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Art in the Age of Terrorism: 

Dr. Steven Kurtz-the artist accused of bioterrorism in federal court-will make his first public appearance following the dismissal of his case

Thursday, May 29, 2008, 7PM
Eyebeam 540 W. 21st St. (btw 10th and 11th Aves.)
Free and open to the public

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Tactical Media Connections 

A public research trajectory tracing the legacies of Tactical Media and its connections to the present.

Under the working title 'Tactical Media Connections' the editors of the Tactical Media Files, David Garcia and Eric Kluitenberg have begun an extensive public research project that seeks to trace and develop the connections between the phenomenon of Tactical Media as it was identified in the early 1990s, not least through the renowned series of Next 5 Minutes festivals and conferences on Tactical Media (www.n5m.org - organised four times between 1993 and 2003), and current critical practices operating at the intersection of art, media, activism, technological experimentation and political contestation.

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Interfund report 

Subject: [Interfund] - Create Your Own Solutions
Date: 03.12.98, 21:54:24

Interfund meeting  {AT}  Xchange Unlimited, Riga November 29, 1998.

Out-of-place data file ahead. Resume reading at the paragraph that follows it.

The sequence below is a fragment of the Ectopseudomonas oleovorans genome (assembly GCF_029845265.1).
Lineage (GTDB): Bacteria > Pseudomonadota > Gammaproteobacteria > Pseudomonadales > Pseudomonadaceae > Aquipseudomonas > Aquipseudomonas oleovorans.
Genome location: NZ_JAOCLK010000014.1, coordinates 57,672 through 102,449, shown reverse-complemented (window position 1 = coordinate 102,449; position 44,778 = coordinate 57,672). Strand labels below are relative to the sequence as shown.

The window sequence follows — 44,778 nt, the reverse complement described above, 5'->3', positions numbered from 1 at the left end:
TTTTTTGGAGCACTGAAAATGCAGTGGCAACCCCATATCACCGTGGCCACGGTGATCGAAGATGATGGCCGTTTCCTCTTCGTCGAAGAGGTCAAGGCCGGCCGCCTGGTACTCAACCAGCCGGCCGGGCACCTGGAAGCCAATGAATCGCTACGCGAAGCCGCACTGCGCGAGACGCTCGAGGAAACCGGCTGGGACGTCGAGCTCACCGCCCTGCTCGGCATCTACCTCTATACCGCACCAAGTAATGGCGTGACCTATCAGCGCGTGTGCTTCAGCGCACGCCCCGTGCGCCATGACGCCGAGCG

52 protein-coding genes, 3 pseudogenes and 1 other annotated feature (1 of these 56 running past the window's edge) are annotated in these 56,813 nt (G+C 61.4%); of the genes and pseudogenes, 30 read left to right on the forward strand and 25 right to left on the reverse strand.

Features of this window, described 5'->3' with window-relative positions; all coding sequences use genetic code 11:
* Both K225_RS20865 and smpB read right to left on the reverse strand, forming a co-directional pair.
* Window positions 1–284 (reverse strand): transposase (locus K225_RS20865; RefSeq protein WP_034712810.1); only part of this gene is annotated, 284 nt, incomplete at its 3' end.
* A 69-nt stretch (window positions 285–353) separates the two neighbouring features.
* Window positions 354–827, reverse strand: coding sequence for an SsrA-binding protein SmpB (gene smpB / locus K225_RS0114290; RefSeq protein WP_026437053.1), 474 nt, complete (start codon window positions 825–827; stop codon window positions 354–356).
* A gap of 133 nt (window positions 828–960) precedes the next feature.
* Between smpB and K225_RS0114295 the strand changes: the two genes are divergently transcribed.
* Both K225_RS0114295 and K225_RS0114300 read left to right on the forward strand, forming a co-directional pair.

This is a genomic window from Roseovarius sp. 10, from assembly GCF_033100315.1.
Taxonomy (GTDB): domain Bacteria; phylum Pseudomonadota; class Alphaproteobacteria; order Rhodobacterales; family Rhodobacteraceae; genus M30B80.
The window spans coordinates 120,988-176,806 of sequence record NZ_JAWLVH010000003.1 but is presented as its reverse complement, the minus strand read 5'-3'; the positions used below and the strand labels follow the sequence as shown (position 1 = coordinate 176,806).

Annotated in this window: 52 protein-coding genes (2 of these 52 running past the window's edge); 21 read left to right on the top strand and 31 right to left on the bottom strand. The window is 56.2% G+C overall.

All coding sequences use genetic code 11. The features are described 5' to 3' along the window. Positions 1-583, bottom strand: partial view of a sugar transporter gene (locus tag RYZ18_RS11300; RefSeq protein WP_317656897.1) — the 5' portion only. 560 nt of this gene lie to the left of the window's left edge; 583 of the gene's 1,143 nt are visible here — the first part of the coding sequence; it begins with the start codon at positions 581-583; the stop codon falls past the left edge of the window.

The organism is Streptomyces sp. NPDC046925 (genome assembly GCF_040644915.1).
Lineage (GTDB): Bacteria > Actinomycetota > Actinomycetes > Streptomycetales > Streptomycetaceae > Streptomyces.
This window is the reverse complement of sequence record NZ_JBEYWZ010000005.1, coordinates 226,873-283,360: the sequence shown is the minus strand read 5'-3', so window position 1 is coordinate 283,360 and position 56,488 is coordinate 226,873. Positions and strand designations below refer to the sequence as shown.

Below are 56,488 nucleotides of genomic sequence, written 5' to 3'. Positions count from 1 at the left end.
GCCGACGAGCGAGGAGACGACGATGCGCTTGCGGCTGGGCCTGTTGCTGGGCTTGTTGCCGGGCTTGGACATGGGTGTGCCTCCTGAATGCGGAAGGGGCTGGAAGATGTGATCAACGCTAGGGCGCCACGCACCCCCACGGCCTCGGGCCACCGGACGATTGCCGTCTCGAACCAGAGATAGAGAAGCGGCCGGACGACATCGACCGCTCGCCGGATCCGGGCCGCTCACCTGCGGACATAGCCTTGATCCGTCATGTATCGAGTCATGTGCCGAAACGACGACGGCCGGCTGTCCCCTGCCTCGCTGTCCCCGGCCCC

During the Xchange Unlimited Baltic New Media Culture Festival in Riga a meeting was held to discuss the creation of the Interfund. The participants were Diana McCarty, Rasa Smite, Manu Luksch, Pit Schultz, Eric Kluitenberg, and others.

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    In memoriam: Oleg Kireev 

    On Friday April 3, 2009 we received the terribly sad news that our friend and ever inspiring colleague Oleg Kireev from Moscow had died, apparently as a result of suicide. We are left behind as friends and colleagues, bereaved and puzzled by this dramatic fact. Kireev was a prominent guest in some of the most important projects in the art / media / politics triangle, which we had the honour developing at De Balie. Kireev was a crucial figure in circles of free culture, media activism and the arts in Moscow, one of the most demanding environments for such activity one can think of.